An all-loving, all-powerful, all-knowing God, by definition, cannot create evil or permit evil to exist in the world. And yet, evil exists. Ergo, God, as he is defined, does not exist on the grounds of self-contradiction. Consider
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11-08-2018, 05:29 AM
RE: Why Omnipotence Ruins Lesser-Evil-for-Greater-Good Theodicy
I have discussed here the problem of super-omnipotence. Descartes stated in his letters to Marin Mesennes that God creates the laws of nature, the metaphysical necessities. God could have made 2 + 2 = 5 had he so desired. he created everything, even the laws of nature, the logic of nature. If so, God can have any state of affairs he desires in the material world.

God is said to be perfectly good. If so, God would desire to maximize goodness in the world. Thus God would create the rules of the Universe to banish moral evil. God is said to have an essential good nature and free will to freely choose to only do moral good. He could easily have created man to have a good moral nature who freely chooses to follow his moral good nature. We don't live in such a Universe. And there is no excuse for perfectly and essentially good God who has super-omnipotence to allow moral evil to exist.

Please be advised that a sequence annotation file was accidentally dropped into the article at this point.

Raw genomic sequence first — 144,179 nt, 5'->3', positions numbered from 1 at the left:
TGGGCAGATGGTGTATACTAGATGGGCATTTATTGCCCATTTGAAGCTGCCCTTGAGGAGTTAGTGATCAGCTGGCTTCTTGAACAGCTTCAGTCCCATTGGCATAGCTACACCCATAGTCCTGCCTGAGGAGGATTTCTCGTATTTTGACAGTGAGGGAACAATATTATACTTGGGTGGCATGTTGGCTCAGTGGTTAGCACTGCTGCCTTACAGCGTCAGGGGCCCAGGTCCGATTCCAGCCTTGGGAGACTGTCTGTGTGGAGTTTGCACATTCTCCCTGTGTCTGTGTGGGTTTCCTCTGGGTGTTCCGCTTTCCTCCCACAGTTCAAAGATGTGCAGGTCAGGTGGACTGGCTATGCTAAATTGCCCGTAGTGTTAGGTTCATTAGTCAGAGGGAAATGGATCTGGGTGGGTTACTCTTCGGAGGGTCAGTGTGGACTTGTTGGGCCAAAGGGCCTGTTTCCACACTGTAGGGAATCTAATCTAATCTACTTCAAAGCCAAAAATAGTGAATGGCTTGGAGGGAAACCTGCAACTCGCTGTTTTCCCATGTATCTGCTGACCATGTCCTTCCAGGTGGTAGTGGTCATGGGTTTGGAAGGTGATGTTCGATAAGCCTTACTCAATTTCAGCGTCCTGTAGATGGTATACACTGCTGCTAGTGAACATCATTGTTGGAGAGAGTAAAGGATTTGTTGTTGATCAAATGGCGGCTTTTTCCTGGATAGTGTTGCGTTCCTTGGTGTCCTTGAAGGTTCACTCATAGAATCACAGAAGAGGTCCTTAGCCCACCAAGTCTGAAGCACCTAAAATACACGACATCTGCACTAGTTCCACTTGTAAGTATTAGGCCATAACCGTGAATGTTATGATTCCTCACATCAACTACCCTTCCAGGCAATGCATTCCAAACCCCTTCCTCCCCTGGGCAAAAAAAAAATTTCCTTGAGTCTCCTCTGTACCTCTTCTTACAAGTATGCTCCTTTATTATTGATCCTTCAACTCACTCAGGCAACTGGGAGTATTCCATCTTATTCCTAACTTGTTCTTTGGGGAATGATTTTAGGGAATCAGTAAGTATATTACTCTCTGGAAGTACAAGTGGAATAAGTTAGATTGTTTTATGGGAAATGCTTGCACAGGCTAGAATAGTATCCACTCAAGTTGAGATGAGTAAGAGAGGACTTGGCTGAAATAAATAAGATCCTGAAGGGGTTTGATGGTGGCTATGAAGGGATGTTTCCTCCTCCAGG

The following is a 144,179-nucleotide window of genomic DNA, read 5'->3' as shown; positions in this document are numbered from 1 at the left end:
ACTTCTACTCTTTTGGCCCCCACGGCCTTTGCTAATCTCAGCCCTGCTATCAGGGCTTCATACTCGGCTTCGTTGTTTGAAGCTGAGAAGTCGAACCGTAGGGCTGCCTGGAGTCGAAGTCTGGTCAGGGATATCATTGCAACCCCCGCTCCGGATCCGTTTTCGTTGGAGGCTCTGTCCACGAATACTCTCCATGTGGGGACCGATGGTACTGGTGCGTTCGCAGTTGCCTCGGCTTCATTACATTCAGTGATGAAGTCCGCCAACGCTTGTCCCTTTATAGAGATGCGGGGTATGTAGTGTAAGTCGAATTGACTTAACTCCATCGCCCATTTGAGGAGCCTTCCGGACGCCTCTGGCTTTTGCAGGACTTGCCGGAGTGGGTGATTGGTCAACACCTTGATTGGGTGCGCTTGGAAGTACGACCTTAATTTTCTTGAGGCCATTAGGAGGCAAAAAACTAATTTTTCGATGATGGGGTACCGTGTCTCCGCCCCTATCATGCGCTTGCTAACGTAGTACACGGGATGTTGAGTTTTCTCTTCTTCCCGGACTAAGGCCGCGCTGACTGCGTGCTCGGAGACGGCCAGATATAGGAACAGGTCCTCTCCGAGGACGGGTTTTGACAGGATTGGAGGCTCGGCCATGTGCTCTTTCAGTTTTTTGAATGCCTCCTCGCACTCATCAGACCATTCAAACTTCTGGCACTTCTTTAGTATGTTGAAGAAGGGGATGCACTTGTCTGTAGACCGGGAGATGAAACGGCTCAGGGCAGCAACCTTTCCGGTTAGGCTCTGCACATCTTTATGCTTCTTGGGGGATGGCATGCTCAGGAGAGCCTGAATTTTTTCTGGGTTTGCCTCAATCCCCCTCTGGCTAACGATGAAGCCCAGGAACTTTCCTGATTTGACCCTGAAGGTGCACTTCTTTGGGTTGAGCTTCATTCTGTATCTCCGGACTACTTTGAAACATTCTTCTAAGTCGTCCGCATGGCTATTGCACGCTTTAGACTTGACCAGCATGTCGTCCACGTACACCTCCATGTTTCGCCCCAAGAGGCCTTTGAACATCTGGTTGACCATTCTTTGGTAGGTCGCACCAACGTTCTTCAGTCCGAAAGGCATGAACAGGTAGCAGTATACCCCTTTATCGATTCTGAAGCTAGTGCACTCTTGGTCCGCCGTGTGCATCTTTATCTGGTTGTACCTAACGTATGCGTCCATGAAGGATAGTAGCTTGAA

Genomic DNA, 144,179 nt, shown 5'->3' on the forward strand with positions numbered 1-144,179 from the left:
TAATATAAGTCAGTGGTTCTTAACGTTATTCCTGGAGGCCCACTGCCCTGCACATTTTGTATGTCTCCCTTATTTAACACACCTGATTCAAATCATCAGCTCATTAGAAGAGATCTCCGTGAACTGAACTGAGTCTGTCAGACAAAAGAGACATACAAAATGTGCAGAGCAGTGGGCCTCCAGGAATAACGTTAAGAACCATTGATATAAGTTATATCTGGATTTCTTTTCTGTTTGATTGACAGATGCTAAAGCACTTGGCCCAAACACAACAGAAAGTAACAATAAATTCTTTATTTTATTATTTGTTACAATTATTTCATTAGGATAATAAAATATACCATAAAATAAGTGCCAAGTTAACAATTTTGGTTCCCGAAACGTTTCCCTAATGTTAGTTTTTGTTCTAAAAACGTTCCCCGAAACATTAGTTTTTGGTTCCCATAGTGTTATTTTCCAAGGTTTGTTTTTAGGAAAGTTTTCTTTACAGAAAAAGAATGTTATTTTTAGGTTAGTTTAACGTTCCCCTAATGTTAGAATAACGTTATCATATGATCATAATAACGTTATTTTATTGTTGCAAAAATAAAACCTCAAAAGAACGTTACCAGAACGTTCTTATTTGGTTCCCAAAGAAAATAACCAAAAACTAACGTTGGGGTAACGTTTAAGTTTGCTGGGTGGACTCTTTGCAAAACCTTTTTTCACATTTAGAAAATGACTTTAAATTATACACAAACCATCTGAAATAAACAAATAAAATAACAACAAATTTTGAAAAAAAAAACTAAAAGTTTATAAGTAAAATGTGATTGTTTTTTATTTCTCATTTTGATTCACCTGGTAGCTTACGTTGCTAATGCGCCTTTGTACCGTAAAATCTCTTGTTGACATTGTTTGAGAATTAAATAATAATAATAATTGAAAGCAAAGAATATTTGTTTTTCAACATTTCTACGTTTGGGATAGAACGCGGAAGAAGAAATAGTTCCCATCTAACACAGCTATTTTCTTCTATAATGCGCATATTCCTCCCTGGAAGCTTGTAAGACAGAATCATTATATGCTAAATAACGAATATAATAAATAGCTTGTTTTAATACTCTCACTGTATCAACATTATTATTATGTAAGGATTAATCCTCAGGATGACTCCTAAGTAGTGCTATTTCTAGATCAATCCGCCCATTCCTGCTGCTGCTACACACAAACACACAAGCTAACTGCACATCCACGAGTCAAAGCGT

If one tries to argue God does not create the logic and laws of the Universe, the theologian must explain where they come from, so powerful even God must obey them, and what they are. God then is superfluous as to the nature and existence of the Universe. God explains nothing, and naturalism is established.

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― Harry G. Frankfurt, On Bullshit

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11-08-2018, 06:08 AM (This post was last modified: 11-08-2018 07:30 AM by Thoreauvian.)
RE: Why Omnipotence Ruins Lesser-Evil-for-Greater-Good Theodicy
Since I have a background in the Sufi interpretation of the Islamic tradition, these questions look rather different to me. To explain why will require a short outline of certain background information.